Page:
The rise of social media influencers has been stratospheric, but difficult questions are being asked of how this form of marketing operates
When influencer marketing emerged it was viewed as a breath of fresh air and an empowering movement that provided an authenticity that was in sharp contrast to traditional advertising. However, this sense of authenticity has been eroded by a rush to jump on the influencer gravy train, and a backlash against influencers attempting to blag free goods and services.
Cynicism of the industry has grown and the Advertising Standards Authority has launched a review because it believes “people shouldn’t have to play the detective to work out if they’re being advertised to”.
Marketers must be wary of cowboy influencers
This is far removed from how the concept of influencer marketing was first born.
“I started my marketing career when social was emerging and it felt like such a breath of fresh air because you had advertising at one end and word of mouth at the other, and it really felt like influencers were at the word-of-mouth end. But I think we have swung too close to advertising,” says Katy Woodrow Hill, strategy director at youth-led creative network Livity.
Emily Austen, founder and chief executive of PR agency Emerge, believes a combination of factors created a wild west-style scenario.
It was a combination of brands not really knowing the market and making it up, and bloggers trying to seize opportunity
“There are a lot of cowboys who are whoring people out for whatever a brand will pay,” says Ms Austen. “Influencers were buying their followers and falsifying their interaction, so the very basis of a financial investment from a brand was on something that was really illegitimate in the first place.
“It was a combination of brands not really knowing the market and making it up, and bloggers trying to seize opportunity.”
Marketers just as guilty as influencers
However, a lot of the responsibility for how the industry has evolved should arguably be borne by the marketers rather than the influencers themselves.
“If you are a young, new talent in the industry, the marketers and brands you deal with have a responsibility to make sure they are being transparent or authentic in their relationships with you,” says Ms Woodrow Hill. “A lot of the time the influencer is vilified, when actually we need to take responsibility as an industry about what we put forward.”
Ms Austen suggests brands can be guilty of encouraging the obscuring of the commercial relationship.
“Having to say it is a paid partnership is quite unattractive for brands because it undermines the legitimacy of the transaction,” she says. “I think that is why people avoid it because the brands have potentially made bloggers feel it is unattractive.”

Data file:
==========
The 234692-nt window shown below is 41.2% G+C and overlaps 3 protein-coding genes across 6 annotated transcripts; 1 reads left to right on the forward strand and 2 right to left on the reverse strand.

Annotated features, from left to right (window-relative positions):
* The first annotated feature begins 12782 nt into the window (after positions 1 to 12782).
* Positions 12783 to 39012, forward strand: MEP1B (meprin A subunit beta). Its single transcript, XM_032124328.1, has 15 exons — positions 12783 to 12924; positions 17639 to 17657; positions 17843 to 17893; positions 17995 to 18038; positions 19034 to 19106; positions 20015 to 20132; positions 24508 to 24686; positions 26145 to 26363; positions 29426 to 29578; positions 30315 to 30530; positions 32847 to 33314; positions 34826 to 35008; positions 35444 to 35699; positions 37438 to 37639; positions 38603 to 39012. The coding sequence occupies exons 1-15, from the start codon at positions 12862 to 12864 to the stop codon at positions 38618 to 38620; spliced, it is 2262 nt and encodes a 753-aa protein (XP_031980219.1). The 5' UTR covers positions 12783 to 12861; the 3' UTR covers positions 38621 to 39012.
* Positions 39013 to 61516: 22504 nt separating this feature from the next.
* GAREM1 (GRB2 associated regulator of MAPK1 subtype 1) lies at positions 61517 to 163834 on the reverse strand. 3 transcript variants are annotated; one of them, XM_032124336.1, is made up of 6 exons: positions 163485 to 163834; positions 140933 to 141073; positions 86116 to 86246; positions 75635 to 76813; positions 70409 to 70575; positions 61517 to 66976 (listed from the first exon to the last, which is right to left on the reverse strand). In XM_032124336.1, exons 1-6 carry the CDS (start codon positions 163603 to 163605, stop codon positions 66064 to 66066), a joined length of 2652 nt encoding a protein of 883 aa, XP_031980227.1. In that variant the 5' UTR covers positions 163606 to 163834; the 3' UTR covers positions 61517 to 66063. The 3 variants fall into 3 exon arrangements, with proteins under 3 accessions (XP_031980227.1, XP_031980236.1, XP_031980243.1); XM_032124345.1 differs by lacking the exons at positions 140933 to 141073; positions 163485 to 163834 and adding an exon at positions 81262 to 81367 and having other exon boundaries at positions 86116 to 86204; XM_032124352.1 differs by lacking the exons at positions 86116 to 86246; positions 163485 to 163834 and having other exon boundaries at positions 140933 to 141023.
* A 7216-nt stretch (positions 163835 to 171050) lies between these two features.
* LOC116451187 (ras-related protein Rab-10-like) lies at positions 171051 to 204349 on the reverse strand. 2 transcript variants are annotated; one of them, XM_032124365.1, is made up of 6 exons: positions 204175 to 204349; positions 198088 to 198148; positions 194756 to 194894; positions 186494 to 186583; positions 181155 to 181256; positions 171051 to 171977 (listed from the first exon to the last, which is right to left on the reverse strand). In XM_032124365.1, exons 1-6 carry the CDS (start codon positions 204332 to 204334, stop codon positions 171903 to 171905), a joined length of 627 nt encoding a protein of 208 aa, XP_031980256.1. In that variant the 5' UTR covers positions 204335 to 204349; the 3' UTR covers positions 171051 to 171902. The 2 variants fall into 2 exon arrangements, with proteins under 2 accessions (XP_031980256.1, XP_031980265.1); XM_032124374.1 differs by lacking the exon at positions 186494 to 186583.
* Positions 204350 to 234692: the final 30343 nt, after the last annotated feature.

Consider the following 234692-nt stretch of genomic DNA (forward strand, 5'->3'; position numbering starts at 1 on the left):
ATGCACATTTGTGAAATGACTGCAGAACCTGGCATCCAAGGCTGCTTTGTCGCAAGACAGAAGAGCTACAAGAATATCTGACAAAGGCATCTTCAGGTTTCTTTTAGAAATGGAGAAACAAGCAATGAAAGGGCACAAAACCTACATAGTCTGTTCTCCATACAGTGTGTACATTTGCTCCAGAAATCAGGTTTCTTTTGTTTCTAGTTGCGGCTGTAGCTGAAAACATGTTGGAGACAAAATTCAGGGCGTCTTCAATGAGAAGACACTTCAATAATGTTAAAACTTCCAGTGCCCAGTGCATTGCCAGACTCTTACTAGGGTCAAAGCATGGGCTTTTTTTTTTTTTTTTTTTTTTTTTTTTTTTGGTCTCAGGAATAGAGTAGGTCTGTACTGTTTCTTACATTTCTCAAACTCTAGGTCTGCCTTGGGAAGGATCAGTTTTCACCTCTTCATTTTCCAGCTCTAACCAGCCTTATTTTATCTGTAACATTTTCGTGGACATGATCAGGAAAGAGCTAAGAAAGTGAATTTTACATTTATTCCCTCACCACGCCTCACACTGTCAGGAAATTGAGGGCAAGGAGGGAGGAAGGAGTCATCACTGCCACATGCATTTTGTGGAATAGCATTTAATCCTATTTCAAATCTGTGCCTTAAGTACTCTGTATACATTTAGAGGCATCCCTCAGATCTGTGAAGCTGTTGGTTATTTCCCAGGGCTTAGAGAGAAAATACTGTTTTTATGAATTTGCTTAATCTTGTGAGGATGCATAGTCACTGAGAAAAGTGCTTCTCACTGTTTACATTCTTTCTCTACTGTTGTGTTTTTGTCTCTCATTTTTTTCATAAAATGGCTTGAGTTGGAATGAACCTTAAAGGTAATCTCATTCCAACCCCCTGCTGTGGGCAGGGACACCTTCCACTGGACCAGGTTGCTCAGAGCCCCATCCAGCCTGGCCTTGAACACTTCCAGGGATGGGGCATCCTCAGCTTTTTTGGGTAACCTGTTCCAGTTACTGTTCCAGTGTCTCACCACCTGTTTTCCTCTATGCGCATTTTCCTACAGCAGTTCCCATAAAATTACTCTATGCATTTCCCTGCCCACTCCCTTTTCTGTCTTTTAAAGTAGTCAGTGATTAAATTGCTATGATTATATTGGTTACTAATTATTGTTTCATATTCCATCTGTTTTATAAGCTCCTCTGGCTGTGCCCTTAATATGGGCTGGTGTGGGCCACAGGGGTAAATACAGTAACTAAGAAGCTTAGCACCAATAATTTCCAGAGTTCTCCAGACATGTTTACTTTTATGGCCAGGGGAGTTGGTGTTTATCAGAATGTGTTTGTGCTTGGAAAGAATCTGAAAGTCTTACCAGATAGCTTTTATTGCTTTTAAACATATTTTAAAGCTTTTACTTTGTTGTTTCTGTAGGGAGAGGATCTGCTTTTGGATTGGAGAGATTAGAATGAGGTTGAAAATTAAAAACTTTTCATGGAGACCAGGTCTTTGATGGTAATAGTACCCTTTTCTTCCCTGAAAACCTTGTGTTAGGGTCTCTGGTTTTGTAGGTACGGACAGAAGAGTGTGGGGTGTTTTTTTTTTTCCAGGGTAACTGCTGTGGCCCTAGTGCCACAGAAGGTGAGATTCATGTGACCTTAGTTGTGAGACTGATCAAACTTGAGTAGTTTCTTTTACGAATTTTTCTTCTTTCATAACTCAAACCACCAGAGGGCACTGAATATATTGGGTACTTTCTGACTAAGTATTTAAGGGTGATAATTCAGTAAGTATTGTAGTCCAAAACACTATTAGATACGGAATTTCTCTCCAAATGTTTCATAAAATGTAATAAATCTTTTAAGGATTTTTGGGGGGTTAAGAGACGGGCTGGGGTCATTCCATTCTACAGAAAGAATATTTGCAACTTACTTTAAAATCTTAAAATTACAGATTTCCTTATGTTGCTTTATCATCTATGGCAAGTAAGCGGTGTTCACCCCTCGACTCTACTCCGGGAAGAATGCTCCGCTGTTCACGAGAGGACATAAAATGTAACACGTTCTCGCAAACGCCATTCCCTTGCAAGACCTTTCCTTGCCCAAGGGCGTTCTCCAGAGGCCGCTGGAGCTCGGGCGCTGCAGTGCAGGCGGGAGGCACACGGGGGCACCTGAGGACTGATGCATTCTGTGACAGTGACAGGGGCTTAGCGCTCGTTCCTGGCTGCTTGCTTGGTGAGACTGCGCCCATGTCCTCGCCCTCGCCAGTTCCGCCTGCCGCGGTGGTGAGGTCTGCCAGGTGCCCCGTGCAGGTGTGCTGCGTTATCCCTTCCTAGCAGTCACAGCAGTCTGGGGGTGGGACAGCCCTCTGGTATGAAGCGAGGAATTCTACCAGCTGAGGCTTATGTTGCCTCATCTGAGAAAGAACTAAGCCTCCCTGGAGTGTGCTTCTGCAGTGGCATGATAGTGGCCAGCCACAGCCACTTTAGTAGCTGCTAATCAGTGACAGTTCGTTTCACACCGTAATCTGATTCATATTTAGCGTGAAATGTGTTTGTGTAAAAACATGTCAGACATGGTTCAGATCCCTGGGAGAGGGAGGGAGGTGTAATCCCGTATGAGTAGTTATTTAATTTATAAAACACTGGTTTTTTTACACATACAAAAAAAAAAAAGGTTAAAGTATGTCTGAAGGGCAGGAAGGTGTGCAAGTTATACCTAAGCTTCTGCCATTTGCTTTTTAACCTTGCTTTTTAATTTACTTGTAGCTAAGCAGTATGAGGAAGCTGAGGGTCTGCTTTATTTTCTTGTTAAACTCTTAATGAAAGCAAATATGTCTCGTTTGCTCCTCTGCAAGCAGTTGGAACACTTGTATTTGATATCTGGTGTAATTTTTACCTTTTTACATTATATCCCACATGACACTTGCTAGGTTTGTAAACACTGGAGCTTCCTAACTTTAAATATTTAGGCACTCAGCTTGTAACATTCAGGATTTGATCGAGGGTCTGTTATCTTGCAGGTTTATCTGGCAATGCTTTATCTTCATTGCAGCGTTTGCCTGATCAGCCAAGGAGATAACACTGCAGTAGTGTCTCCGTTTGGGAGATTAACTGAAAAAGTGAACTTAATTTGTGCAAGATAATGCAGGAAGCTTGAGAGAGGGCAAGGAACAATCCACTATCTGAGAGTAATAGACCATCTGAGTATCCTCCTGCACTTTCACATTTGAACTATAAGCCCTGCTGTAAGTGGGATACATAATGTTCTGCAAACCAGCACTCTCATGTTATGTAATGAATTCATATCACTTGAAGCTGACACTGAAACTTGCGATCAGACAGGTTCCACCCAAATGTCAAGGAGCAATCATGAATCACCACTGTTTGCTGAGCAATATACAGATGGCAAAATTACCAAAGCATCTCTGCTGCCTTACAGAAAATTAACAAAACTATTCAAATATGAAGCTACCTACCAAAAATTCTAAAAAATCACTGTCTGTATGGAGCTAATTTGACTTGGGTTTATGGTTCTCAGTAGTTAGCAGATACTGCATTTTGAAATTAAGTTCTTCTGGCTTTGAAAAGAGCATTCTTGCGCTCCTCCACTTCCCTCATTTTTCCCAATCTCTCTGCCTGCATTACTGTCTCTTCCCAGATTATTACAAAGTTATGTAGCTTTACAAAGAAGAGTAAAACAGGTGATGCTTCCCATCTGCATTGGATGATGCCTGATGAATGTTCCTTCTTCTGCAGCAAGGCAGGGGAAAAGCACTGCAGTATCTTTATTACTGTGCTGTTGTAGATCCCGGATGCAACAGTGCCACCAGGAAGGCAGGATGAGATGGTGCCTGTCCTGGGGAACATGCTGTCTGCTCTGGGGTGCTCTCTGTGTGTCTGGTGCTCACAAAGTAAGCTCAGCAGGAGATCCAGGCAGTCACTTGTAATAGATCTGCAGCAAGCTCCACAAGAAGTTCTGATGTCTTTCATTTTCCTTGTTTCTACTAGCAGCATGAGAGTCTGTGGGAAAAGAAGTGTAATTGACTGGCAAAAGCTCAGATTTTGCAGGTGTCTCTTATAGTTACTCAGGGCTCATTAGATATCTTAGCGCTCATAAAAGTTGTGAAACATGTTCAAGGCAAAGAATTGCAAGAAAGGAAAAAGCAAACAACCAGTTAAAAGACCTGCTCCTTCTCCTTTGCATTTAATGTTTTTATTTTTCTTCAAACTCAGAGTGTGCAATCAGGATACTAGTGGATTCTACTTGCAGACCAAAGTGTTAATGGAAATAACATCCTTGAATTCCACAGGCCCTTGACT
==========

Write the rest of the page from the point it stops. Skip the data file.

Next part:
She believes the public do not break down in their minds the commercial process of a traditional advert such as a billboard, whereas sponsored social media posts are placed under much more scrutiny.
“When you look at someone’s Instagram, you are led to believe it is an insight into their personal life and their choices,” says Ms Austen. “As soon as you overlay something transactional, it makes people feel it is inauthentic because they suddenly question the view you are giving them.”
Positive outlook for the industry
But it need not be all doom and gloom for the influencer industry, which appears to be undergoing some professionalisation.
“We will get more professional engagement with influencers, more proof that they work, more best practice about how they work, so it becomes less of a wild west,” says Ms Woodrow Hill.
The growth of tech tools that enable return on investment (RoI) to be measured is set to root out the inauthentic influencers who are not adding any value.
Ms Austen highlights Dallas-based RewardStyle as an effective means of linking influencer posts directly to retail sales.
A focus on creating collaborative partnerships with influencers is a means of establishing a genuine connection with the audience
A focus on creating collaborative partnerships with influencers is a means of establishing a genuine connection with the audience and weeding out the influencers only in it for the money, according to Ms Woodrow Hill.
“We often bring them in as part of the creative team so they genuinely have some ownership over the idea,” she says. “There is a tendency to see influencers as a media commodity rather than seeing it as a partnership.”
Ms Austen says she would no longer spend any money with reality TV stars on influencer campaigns for her clients because of credibility reasons and the lack of RoI.
Instead she would invest in someone who is “living the life they project” such as a personal trainer who has overcome an eating disorder.
“There has been a separation of the authentic people who are living and experiencing the brands from the other people looking to make a quick buck and dive in,” Ms Austen concludes.